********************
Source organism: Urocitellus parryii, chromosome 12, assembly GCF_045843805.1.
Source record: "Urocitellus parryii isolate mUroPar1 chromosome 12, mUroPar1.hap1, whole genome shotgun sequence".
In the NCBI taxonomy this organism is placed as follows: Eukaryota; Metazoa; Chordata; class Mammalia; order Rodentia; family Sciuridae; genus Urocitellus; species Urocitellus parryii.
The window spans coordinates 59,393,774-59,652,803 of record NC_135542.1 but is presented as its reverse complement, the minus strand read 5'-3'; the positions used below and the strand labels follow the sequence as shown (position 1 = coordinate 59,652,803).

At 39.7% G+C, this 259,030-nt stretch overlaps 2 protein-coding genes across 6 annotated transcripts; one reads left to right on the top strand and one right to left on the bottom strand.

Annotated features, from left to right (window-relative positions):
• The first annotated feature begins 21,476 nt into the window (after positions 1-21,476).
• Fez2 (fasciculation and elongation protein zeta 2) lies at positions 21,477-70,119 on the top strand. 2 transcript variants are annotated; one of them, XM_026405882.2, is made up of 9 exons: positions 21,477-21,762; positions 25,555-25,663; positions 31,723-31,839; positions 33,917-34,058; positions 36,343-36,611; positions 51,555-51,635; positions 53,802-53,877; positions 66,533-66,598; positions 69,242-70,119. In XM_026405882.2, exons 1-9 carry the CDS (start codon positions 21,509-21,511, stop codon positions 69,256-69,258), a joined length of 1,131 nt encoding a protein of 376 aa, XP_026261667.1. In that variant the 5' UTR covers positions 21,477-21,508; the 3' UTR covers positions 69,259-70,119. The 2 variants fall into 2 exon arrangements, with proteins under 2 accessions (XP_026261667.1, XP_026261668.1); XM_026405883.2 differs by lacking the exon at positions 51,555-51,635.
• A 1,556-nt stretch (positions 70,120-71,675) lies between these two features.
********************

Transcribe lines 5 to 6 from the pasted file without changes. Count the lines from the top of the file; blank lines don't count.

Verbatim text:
At 39.7% G+C, this 259,030-nt stretch overlaps 2 protein-coding genes across 6 annotated transcripts; one reads left to right on the top strand and one right to left on the bottom strand.

Annotated features, from left to right (window-relative positions):